Capital Structure Some Managerial Recommendations

The static model that we have described is not capable of identifying a precise optimal capital structure, but it does point out two of the more relevant factors: taxes and financial distress. We can draw some limited conclusions concerning these.

Taxes First of all, the tax benefit from leverage is obviously only important to firms that are in a tax-paying position. Firms with substantial accumulated losses will get little value from the interest tax shield. Furthermore, firms that have substantial tax shields from other sources, such as depreciation, will get less benefit from leverage.

Also, not all firms have the same tax rate. The higher the tax rate, the greater the incentive to borrow.

Financial Distress Firms with a greater risk of experiencing financial distress will borrow less than firms with a lower risk of financial distress. For example, all other things being equal, the greater the volatility in EBIT, the less a firm should borrow.

In addition, financial distress is more costly for some firms than others. The costs of financial distress depend primarily on the firm's assets. In particular, financial distress costs will be determined by how easily ownership of those assets can be transferred.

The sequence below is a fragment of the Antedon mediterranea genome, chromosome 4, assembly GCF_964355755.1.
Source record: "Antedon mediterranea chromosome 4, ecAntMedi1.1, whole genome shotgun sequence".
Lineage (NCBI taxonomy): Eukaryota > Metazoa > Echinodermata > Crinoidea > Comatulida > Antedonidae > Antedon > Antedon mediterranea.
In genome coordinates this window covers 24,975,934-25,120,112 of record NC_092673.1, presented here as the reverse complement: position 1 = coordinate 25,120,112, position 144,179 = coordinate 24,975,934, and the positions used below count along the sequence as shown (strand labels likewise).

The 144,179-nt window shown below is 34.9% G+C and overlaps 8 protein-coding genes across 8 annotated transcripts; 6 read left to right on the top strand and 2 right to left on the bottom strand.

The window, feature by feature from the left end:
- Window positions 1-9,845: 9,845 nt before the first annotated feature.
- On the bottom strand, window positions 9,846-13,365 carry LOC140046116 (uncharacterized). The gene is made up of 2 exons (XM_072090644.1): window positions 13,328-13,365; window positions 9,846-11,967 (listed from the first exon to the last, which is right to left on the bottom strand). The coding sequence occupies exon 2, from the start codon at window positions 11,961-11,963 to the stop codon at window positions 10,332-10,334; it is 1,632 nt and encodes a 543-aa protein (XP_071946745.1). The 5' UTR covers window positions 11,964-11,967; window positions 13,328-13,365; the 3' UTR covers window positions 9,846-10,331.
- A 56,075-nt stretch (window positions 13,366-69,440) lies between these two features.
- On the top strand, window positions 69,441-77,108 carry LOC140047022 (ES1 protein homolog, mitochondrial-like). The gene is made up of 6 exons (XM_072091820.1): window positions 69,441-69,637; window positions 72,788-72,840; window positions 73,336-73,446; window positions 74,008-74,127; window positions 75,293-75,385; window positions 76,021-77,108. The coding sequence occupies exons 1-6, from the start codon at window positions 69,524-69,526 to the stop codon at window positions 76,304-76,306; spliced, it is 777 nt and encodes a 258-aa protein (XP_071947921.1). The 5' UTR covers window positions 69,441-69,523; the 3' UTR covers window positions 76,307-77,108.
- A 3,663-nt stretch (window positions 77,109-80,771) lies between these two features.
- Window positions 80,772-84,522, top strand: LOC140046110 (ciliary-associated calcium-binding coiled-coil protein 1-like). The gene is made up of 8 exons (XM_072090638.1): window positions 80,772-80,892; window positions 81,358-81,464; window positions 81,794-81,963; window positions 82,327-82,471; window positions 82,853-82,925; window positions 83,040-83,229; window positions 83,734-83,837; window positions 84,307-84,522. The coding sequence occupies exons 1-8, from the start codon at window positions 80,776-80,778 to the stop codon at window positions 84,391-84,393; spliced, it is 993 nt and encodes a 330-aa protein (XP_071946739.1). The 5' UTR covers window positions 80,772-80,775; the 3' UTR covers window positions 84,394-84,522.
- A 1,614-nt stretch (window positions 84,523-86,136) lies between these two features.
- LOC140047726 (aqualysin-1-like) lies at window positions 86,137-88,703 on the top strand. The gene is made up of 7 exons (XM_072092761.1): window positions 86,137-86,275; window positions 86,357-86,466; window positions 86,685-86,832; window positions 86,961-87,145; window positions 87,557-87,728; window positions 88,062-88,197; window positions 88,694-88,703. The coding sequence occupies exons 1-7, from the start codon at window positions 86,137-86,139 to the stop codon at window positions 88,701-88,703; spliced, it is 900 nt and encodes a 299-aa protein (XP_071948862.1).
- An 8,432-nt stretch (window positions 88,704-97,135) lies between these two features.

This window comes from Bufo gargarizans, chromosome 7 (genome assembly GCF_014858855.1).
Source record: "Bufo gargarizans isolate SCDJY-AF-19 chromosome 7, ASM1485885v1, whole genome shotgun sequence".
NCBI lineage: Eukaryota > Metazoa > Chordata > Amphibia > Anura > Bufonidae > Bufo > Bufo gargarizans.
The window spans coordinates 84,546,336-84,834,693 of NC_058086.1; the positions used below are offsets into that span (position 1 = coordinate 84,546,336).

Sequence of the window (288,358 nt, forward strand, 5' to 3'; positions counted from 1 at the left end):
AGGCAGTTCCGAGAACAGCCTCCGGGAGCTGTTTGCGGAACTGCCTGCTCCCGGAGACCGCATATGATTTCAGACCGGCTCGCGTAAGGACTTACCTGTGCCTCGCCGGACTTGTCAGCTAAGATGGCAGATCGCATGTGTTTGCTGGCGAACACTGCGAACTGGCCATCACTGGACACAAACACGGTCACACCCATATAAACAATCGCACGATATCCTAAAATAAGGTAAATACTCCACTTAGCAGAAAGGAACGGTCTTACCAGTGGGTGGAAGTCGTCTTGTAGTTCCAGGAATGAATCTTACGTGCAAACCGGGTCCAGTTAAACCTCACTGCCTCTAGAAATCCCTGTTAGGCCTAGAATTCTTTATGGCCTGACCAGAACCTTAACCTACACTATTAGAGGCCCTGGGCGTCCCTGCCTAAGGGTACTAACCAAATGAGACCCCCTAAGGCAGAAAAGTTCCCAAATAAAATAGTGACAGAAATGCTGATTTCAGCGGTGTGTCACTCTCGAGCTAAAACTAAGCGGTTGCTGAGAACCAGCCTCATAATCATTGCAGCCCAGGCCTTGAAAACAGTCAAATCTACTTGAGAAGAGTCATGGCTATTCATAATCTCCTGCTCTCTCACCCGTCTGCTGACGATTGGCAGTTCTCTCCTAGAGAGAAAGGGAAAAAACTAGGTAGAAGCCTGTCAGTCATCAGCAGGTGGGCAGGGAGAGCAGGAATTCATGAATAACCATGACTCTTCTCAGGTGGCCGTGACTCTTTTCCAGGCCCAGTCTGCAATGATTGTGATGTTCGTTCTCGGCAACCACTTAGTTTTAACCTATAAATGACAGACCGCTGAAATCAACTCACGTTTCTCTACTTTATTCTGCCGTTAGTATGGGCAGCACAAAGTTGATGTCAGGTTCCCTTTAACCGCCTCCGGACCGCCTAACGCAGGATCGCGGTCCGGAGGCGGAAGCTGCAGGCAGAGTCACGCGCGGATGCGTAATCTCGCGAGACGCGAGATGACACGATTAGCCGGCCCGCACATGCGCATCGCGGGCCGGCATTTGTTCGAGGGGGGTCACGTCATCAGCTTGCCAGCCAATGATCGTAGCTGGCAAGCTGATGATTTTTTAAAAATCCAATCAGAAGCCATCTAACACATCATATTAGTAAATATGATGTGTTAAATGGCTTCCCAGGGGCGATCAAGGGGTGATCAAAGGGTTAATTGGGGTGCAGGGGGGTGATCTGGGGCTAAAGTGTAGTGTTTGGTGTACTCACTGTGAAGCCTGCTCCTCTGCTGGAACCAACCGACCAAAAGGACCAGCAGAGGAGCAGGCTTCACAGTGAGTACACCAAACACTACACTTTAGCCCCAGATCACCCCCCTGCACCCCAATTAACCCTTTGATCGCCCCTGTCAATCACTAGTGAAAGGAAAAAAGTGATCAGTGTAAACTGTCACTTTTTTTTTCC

For example, a firm with mostly tangible assets that can be sold without great loss in value will have an incentive to borrow more. For firms that rely heavily on intangibles, such as employee talent or growth opportunities, debt will be less attractive because these assets effectively cannot be sold.

© The McGraw-Hill Companies, 2002

Ross et al.: Fundamentals of Corporate Finance, Sixth Edition, Alternate Edition

VI. Cost of Capital and Long-Term Financial Policy

17. Financial Leverage and Capital Structure Policy

© The McGraw-Hill Companies, 2002

CHAPTER 17 Financial Leverage and Capital Structure Policy

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